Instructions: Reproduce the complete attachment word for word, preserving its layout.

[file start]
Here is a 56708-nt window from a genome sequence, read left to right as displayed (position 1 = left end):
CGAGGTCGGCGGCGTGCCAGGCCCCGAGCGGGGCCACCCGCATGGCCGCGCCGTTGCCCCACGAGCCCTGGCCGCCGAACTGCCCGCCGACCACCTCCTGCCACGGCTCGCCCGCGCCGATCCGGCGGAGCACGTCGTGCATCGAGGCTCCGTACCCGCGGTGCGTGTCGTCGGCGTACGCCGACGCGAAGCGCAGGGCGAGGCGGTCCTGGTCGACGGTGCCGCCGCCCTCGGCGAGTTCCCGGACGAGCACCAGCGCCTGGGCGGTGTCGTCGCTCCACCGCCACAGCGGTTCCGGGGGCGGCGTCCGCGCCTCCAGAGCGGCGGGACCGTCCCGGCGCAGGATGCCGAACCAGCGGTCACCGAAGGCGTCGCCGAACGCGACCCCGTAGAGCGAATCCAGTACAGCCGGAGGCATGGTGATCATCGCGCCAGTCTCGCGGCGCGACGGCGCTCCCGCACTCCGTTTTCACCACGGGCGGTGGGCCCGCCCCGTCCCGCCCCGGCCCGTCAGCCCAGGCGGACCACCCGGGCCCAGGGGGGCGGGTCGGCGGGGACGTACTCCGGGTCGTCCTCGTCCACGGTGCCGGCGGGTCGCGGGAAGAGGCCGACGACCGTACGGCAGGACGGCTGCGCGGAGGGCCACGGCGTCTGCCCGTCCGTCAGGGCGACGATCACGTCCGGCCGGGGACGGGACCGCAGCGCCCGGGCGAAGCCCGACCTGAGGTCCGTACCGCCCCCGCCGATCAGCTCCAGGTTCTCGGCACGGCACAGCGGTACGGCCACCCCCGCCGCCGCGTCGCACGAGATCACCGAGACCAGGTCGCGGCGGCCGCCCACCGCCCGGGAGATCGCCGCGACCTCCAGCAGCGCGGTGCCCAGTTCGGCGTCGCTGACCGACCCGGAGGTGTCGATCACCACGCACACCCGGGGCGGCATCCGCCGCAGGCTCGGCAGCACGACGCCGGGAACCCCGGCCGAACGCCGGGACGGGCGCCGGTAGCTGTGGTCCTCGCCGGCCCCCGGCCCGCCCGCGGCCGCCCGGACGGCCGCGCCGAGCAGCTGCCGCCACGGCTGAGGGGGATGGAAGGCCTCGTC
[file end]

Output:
Here is a 56708-nt window from a genome sequence, read left to right as displayed (position 1 = left end):
CGAGGTCGGCGGCGTGCCAGGCCCCGAGCGGGGCCACCCGCATGGCCGCGCCGTTGCCCCACGAGCCCTGGCCGCCGAACTGCCCGCCGACCACCTCCTGCCACGGCTCGCCCGCGCCGATCCGGCGGAGCACGTCGTGCATCGAGGCTCCGTACCCGCGGTGCGTGTCGTCGGCGTACGCCGACGCGAAGCGCAGGGCGAGGCGGTCCTGGTCGACGGTGCCGCCGCCCTCGGCGAGTTCCCGGACGAGCACCAGCGCCTGGGCGGTGTCGTCGCTCCACCGCCACAGCGGTTCCGGGGGCGGCGTCCGCGCCTCCAGAGCGGCGGGACCGTCCCGGCGCAGGATGCCGAACCAGCGGTCACCGAAGGCGTCGCCGAACGCGACCCCGTAGAGCGAATCCAGTACAGCCGGAGGCATGGTGATCATCGCGCCAGTCTCGCGGCGCGACGGCGCTCCCGCACTCCGTTTTCACCACGGGCGGTGGGCCCGCCCCGTCCCGCCCCGGCCCGTCAGCCCAGGCGGACCACCCGGGCCCAGGGGGGCGGGTCGGCGGGGACGTACTCCGGGTCGTCCTCGTCCACGGTGCCGGCGGGTCGCGGGAAGAGGCCGACGACCGTACGGCAGGACGGCTGCGCGGAGGGCCACGGCGTCTGCCCGTCCGTCAGGGCGACGATCACGTCCGGCCGGGGACGGGACCGCAGCGCCCGGGCGAAGCCCGACCTGAGGTCCGTACCGCCCCCGCCGATCAGCTCCAGGTTCTCGGCACGGCACAGCGGTACGGCCACCCCCGCCGCCGCGTCGCACGAGATCACCGAGACCAGGTCGCGGCGGCCGCCCACCGCCCGGGAGATCGCCGCGACCTCCAGCAGCGCGGTGCCCAGTTCGGCGTCGCTGACCGACCCGGAGGTGTCGATCACCACGCACACCCGGGGCGGCATCCGCCGCAGGCTCGGCAGCACGACGCCGGGAACCCCGGCCGAACGCCGGGACGGGCGCCGGTAGCTGTGGTCCTCGCCGGCCCCCGGCCCGCCCGCGGCCGCCCGGACGGCCGCGCCGAGCAGCTGCCGCCACGGCTGAGGGGGATGGAAGGCCTCGTC